I want to be very clear: my dissatisfaction with the lake has no saint was—and is—my limitation as a reader (and ultimately as a writer).
Attempting to spark engagement and hype around a new song, Ora tweeted to her followers that if she got more than 100,000 retweets on a specific tweet that she would drop a brand-new song.
Rita Ora has become the music industry’s go-to piñata: She’s at all of the parties — no doubt wearing something colorful — and every now and then she’ll drop something sweet (say, a flashy, club-ready single like “I Will Never Let You Down”).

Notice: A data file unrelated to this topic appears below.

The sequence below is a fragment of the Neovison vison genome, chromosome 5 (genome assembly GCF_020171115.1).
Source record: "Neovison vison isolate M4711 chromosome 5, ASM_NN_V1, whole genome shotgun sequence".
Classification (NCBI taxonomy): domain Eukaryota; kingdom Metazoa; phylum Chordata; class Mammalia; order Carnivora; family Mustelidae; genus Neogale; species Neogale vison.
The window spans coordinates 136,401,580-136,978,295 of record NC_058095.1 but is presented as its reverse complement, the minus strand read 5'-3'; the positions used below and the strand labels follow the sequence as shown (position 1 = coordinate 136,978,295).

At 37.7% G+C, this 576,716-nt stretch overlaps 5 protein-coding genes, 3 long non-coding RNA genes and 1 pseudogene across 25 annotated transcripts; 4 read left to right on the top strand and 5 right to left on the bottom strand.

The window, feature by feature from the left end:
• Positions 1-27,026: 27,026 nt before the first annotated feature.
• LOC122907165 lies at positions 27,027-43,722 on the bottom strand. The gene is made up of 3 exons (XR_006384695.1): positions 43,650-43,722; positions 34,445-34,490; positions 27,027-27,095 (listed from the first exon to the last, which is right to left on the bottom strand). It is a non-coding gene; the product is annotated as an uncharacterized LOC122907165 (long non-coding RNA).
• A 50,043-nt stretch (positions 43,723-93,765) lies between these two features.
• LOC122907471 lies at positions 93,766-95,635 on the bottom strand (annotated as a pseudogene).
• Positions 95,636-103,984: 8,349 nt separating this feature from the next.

She also gets swatted around a lot, usually by the very people she’s trying to impress: record execs, journalists, You Tube commenters, and casual Top-40 listeners.
And how can you uncover a cheater without tumbling down the rabbit hole of morbid, life-consuming paranoia?
Four weeks before the smooth operator above offered to turn my feet into a trifle, I was creating 40 phony profiles on the world’s fastest growing dating site: OKCupid.